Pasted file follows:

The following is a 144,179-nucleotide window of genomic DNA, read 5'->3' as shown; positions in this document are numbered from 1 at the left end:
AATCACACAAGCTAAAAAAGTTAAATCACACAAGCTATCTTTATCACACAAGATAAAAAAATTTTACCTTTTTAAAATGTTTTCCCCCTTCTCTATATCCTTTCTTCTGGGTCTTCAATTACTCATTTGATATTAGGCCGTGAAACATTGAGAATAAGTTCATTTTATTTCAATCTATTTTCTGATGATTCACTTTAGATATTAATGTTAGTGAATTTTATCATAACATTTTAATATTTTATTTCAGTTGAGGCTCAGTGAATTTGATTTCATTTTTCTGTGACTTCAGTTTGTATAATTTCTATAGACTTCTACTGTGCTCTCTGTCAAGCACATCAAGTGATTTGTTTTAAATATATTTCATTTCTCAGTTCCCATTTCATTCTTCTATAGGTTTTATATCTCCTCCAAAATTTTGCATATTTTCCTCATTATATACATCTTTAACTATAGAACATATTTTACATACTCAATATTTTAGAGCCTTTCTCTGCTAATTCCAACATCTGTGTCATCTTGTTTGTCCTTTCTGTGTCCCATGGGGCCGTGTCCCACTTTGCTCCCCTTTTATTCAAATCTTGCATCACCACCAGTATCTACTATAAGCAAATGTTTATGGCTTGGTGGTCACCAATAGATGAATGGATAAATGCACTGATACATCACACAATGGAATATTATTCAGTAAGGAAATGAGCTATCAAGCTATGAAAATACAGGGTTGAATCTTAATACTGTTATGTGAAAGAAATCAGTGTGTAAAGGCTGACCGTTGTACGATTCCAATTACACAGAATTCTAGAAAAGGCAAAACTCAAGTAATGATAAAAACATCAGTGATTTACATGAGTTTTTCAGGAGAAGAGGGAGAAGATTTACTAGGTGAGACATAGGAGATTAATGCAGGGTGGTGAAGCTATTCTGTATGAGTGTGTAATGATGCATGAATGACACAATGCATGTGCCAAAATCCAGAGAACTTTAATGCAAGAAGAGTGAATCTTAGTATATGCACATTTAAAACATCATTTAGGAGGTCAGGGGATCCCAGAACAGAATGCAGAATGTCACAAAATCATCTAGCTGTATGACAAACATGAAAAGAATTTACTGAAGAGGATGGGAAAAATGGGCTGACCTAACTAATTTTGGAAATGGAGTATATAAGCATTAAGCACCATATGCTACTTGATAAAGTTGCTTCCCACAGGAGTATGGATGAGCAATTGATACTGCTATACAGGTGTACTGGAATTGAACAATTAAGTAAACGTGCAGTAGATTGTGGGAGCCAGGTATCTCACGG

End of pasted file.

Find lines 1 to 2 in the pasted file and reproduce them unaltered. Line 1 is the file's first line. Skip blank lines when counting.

The following is a 144,179-nucleotide window of genomic DNA, read 5'->3' as shown; positions in this document are numbered from 1 at the left end:
AATCACACAAGCTAAAAAAGTTAAATCACACAAGCTATCTTTATCACACAAGATAAAAAAATTTTACCTTTTTAAAATGTTTTCCCCCTTCTCTATATCCTTTCTTCTGGGTCTTCAATTACTCATTTGATATTAGGCCGTGAAACATTGAGAATAAGTTCATTTTATTTCAATCTATTTTCTGATGATTCACTTTAGATATTAATGTTAGTGAATTTTATCATAACATTTTAATATTTTATTTCAGTTGAGGCTCAGTGAATTTGATTTCATTTTTCTGTGACTTCAGTTTGTATAATTTCTATAGACTTCTACTGTGCTCTCTGTCAAGCACATCAAGTGATTTGTTTTAAATATATTTCATTTCTCAGTTCCCATTTCATTCTTCTATAGGTTTTATATCTCCTCCAAAATTTTGCATATTTTCCTCATTATATACATCTTTAACTATAGAACATATTTTACATACTCAATATTTTAGAGCCTTTCTCTGCTAATTCCAACATCTGTGTCATCTTGTTTGTCCTTTCTGTGTCCCATGGGGCCGTGTCCCACTTTGCTCCCCTTTTATTCAAATCTTGCATCACCACCAGTATCTACTATAAGCAAATGTTTATGGCTTGGTGGTCACCAATAGATGAATGGATAAATGCACTGATACATCACACAATGGAATATTATTCAGTAAGGAAATGAGCTATCAAGCTATGAAAATACAGGGTTGAATCTTAATACTGTTATGTGAAAGAAATCAGTGTGTAAAGGCTGACCGTTGTACGATTCCAATTACACAGAATTCTAGAAAAGGCAAAACTCAAGTAATGATAAAAACATCAGTGATTTACATGAGTTTTTCAGGAGAAGAGGGAGAAGATTTACTAGGTGAGACATAGGAGATTAATGCAGGGTGGTGAAGCTATTCTGTATGAGTGTGTAATGATGCATGAATGACACAATGCATGTGCCAAAATCCAGAGAACTTTAATGCAAGAAGAGTGAATCTTAGTATATGCACATTTAAAACATCATTTAGGAGGTCAGGGGATCCCAGAACAGAATGCAGAATGTCACAAAATCATCTAGCTGTATGACAAACATGAAAAGAATTTACTGAAGAGGATGGGAAAAATGGGCTGACCTAACTAATTTTGGAAATGGAGTATATAAGCATTAAGCACCATATGCTACTTGATAAAGTTGCTTCCCACAGGAGTATGGATGAGCAATTGATACTGCTATACAGGTGTACTGGAATTGAACAATTAAGTAAACGTGCAGTAGATTGTGGGAGCCAGGTATCTCACGG